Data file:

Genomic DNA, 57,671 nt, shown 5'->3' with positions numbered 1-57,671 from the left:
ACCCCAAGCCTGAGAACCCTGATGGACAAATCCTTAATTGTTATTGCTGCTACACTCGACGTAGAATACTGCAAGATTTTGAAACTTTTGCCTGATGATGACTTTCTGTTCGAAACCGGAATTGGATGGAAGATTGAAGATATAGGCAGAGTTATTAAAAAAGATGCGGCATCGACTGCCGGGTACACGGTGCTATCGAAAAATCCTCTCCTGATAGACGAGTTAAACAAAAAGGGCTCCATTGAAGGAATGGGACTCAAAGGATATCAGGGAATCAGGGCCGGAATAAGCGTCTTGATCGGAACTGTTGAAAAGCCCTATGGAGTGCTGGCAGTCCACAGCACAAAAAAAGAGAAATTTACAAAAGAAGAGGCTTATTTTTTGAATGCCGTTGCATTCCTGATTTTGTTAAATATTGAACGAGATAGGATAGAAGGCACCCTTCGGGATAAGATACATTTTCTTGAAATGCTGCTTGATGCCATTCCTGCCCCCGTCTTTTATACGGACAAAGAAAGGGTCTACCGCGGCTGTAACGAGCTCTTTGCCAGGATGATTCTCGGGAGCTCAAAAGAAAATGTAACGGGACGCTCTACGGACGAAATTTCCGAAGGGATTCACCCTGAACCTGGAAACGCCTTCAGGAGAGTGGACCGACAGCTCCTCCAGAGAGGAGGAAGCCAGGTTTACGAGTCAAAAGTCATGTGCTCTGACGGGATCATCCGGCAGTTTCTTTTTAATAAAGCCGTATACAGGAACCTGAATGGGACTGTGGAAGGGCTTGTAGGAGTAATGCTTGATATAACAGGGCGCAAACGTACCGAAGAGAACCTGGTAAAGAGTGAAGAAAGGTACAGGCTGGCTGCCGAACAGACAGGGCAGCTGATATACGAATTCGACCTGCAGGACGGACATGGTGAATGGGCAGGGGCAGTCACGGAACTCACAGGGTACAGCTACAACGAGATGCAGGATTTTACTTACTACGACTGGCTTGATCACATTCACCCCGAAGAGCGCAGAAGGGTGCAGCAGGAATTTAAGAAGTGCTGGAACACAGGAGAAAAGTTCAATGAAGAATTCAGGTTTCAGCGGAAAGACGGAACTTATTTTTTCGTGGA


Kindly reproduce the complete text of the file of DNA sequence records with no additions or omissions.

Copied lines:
Genomic DNA, 57,671 nt, shown 5'->3' with positions numbered 1-57,671 from the left:
ACCCCAAGCCTGAGAACCCTGATGGACAAATCCTTAATTGTTATTGCTGCTACACTCGACGTAGAATACTGCAAGATTTTGAAACTTTTGCCTGATGATGACTTTCTGTTCGAAACCGGAATTGGATGGAAGATTGAAGATATAGGCAGAGTTATTAAAAAAGATGCGGCATCGACTGCCGGGTACACGGTGCTATCGAAAAATCCTCTCCTGATAGACGAGTTAAACAAAAAGGGCTCCATTGAAGGAATGGGACTCAAAGGATATCAGGGAATCAGGGCCGGAATAAGCGTCTTGATCGGAACTGTTGAAAAGCCCTATGGAGTGCTGGCAGTCCACAGCACAAAAAAAGAGAAATTTACAAAAGAAGAGGCTTATTTTTTGAATGCCGTTGCATTCCTGATTTTGTTAAATATTGAACGAGATAGGATAGAAGGCACCCTTCGGGATAAGATACATTTTCTTGAAATGCTGCTTGATGCCATTCCTGCCCCCGTCTTTTATACGGACAAAGAAAGGGTCTACCGCGGCTGTAACGAGCTCTTTGCCAGGATGATTCTCGGGAGCTCAAAAGAAAATGTAACGGGACGCTCTACGGACGAAATTTCCGAAGGGATTCACCCTGAACCTGGAAACGCCTTCAGGAGAGTGGACCGACAGCTCCTCCAGAGAGGAGGAAGCCAGGTTTACGAGTCAAAAGTCATGTGCTCTGACGGGATCATCCGGCAGTTTCTTTTTAATAAAGCCGTATACAGGAACCTGAATGGGACTGTGGAAGGGCTTGTAGGAGTAATGCTTGATATAACAGGGCGCAAACGTACCGAAGAGAACCTGGTAAAGAGTGAAGAAAGGTACAGGCTGGCTGCCGAACAGACAGGGCAGCTGATATACGAATTCGACCTGCAGGACGGACATGGTGAATGGGCAGGGGCAGTCACGGAACTCACAGGGTACAGCTACAACGAGATGCAGGATTTTACTTACTACGACTGGCTTGATCACATTCACCCCGAAGAGCGCAGAAGGGTGCAGCAGGAATTTAAGAAGTGCTGGAACACAGGAGAAAAGTTCAATGAAGAATTCAGGTTTCAGCGGAAAGACGGAACTTATTTTTTCGTGGA